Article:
“Do not threaten us; let’s talk instead.”

On 8 June, government think-tank Niti Aayog first shared its proposed new price control policy for medical devices with US-headquartered medical device manufacturers. This new approach seeks to change the price control policy from one that currently caps prices on medical devices such as knee implants and stents without any room for flexibility. The new policy aims to cap margins on 18 other devices mentioned in the Drug Price Control Order 2013, instead. It came with the request mentioned above.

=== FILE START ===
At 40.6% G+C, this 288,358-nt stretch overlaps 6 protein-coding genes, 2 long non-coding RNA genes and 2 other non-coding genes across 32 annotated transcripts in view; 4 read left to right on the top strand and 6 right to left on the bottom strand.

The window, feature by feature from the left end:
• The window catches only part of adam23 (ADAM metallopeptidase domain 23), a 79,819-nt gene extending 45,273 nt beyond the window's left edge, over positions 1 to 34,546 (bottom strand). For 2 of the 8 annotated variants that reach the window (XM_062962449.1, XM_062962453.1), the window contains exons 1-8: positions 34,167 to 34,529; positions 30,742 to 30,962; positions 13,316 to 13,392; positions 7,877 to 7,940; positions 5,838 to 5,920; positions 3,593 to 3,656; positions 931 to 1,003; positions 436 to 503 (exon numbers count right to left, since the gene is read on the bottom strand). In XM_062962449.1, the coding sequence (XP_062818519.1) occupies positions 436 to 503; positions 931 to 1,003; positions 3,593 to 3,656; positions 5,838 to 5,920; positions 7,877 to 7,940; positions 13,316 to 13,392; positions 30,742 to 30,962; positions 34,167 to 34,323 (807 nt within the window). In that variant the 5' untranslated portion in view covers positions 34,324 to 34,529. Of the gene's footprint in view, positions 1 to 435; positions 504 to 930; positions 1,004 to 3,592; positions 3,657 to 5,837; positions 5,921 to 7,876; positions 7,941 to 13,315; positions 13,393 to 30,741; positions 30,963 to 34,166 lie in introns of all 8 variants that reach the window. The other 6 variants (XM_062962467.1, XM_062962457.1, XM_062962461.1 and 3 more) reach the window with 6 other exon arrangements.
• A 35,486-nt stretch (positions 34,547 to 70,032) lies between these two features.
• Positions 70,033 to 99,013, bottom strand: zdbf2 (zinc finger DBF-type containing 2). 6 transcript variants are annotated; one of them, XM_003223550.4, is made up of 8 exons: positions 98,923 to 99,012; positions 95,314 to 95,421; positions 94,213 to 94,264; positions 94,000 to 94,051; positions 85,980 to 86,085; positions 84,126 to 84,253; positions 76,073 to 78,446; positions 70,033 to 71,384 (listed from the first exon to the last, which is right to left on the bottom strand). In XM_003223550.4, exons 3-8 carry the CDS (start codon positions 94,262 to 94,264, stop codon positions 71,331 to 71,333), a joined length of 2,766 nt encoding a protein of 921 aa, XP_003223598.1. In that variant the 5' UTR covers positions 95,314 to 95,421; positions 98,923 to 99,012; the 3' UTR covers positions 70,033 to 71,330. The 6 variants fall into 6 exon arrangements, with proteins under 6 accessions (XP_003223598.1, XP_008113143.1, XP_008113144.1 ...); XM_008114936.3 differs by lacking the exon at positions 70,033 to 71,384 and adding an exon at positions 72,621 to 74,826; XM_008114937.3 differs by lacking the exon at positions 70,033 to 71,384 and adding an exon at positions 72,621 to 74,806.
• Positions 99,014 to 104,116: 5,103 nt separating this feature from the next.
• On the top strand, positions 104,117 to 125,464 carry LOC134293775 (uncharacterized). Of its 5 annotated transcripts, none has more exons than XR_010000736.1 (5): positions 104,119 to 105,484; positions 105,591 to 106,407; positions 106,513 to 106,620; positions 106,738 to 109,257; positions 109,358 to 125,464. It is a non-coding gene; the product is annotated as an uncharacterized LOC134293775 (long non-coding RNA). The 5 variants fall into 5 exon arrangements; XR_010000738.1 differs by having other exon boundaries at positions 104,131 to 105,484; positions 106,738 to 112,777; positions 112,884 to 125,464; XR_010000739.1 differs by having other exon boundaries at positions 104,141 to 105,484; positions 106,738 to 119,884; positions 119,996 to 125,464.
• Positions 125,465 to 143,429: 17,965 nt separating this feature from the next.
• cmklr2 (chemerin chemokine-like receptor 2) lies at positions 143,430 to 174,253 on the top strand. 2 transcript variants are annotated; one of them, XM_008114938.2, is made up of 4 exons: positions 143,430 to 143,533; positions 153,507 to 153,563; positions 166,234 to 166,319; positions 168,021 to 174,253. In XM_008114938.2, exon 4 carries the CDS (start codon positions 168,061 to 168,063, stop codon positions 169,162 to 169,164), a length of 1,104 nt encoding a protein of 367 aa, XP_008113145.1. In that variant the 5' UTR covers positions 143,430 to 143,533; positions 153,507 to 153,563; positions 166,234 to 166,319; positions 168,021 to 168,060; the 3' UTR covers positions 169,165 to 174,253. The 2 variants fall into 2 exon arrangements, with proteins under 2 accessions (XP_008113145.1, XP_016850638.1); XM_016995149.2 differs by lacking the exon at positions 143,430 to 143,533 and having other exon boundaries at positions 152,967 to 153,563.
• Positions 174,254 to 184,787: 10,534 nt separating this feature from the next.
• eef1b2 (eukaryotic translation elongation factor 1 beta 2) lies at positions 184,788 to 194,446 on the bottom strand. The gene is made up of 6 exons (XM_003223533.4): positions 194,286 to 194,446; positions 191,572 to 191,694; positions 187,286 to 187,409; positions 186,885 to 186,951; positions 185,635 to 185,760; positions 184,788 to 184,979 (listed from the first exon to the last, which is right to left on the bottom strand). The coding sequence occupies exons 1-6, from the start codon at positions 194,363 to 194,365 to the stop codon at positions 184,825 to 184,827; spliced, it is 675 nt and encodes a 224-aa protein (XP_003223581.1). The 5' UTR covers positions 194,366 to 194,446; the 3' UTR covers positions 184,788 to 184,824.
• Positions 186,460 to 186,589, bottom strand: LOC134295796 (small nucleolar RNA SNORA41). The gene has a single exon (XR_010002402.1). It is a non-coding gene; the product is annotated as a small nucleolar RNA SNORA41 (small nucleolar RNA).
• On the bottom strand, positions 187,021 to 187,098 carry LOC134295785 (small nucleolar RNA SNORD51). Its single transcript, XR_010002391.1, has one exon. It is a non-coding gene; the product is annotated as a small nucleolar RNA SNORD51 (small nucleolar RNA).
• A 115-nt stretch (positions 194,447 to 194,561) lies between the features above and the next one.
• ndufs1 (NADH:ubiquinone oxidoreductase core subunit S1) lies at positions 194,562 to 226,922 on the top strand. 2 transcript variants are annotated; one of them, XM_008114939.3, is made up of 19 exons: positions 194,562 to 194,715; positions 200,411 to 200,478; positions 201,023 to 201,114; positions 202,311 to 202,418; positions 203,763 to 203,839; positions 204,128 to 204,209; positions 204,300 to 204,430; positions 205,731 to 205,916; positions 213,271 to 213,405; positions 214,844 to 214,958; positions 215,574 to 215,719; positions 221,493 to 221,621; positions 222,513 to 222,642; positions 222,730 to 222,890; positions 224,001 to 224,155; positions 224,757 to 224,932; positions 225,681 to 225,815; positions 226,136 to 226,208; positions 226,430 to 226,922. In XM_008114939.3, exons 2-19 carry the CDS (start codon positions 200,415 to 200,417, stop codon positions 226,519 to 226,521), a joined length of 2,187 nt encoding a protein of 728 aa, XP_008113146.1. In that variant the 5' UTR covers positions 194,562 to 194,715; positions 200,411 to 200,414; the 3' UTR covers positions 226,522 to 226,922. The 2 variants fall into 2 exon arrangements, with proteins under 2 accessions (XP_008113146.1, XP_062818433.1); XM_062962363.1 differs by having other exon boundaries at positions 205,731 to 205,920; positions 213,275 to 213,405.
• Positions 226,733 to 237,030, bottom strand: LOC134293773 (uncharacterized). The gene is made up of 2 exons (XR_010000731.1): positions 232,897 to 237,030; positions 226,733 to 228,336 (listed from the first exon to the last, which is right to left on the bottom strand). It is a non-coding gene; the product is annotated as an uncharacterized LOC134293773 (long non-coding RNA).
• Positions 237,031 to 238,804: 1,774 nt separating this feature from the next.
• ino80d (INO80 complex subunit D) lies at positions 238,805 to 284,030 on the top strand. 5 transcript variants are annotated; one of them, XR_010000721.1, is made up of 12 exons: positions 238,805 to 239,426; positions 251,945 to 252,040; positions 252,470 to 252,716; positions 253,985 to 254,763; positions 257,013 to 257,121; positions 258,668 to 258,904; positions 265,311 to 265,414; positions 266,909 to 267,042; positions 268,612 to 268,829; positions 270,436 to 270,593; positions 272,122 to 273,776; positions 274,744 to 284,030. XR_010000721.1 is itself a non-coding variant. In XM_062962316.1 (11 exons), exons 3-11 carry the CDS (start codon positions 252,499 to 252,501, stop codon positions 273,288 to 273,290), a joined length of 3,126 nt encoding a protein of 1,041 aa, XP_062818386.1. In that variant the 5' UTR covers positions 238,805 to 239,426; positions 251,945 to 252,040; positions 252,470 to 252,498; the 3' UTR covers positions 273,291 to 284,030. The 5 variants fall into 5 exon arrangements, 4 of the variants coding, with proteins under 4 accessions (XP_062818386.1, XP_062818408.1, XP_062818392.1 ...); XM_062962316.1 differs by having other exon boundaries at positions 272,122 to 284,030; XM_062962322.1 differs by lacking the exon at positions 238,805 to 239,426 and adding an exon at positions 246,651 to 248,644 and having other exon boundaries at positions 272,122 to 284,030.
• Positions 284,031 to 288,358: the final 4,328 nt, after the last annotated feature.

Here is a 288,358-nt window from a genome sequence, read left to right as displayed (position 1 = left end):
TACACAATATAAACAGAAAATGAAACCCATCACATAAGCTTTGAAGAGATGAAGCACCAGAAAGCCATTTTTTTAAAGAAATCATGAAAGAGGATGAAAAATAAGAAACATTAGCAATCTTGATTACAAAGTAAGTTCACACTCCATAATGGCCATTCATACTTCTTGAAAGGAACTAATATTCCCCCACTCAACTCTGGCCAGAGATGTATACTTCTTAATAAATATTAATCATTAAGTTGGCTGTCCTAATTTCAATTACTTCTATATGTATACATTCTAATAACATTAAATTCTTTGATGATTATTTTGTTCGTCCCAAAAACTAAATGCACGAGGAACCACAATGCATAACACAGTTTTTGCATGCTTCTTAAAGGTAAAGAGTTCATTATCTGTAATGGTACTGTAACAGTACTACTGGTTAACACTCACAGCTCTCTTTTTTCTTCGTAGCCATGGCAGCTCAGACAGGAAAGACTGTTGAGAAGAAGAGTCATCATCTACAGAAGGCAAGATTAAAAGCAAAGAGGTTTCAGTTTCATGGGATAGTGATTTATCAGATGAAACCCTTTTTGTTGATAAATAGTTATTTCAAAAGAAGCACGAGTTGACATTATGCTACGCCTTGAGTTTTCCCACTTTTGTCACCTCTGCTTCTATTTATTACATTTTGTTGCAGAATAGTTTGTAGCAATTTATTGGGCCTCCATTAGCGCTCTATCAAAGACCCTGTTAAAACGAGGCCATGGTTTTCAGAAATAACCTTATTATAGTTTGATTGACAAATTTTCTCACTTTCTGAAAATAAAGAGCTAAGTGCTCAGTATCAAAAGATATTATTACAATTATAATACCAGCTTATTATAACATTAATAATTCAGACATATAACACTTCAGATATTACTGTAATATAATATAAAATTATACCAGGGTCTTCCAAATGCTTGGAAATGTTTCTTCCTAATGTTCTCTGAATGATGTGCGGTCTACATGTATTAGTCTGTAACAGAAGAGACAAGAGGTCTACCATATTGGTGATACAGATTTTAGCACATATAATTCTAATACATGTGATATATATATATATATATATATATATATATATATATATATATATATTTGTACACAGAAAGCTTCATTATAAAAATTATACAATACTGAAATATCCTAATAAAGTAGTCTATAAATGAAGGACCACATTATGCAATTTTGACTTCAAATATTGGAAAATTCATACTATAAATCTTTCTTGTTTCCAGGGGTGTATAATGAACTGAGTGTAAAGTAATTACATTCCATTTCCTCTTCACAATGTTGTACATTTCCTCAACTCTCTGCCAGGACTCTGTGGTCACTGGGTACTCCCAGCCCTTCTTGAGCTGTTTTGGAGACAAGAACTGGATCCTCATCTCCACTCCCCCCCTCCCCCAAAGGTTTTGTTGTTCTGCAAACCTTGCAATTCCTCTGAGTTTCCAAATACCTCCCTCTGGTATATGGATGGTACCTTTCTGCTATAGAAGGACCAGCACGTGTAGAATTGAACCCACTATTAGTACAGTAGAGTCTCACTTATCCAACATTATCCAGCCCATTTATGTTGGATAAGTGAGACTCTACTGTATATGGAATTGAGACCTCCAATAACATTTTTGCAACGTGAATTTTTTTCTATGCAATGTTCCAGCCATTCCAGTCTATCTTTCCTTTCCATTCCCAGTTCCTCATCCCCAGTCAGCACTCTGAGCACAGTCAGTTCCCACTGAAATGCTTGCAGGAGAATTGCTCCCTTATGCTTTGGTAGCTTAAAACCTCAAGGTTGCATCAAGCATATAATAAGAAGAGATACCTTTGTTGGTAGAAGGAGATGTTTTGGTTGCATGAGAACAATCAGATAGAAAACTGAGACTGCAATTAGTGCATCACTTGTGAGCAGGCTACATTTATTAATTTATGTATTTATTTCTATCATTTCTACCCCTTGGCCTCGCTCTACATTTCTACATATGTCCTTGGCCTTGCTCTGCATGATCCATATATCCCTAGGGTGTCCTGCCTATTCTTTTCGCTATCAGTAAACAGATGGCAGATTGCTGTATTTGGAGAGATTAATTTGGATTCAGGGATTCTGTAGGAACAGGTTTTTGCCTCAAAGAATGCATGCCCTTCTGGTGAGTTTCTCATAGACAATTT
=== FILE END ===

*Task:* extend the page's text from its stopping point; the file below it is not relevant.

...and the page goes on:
The request did not come out of the blue—it was in response to the US’ simmering unhappiness over the existing price control policy.


Ruhi Kandhari

Ruhi writes on the impact of healthcare policies, trends in the healthcare sector and developments on the implementation of Electronic Health Records in India. She has an M. Sc. in Development Studies from the London School of Economics.

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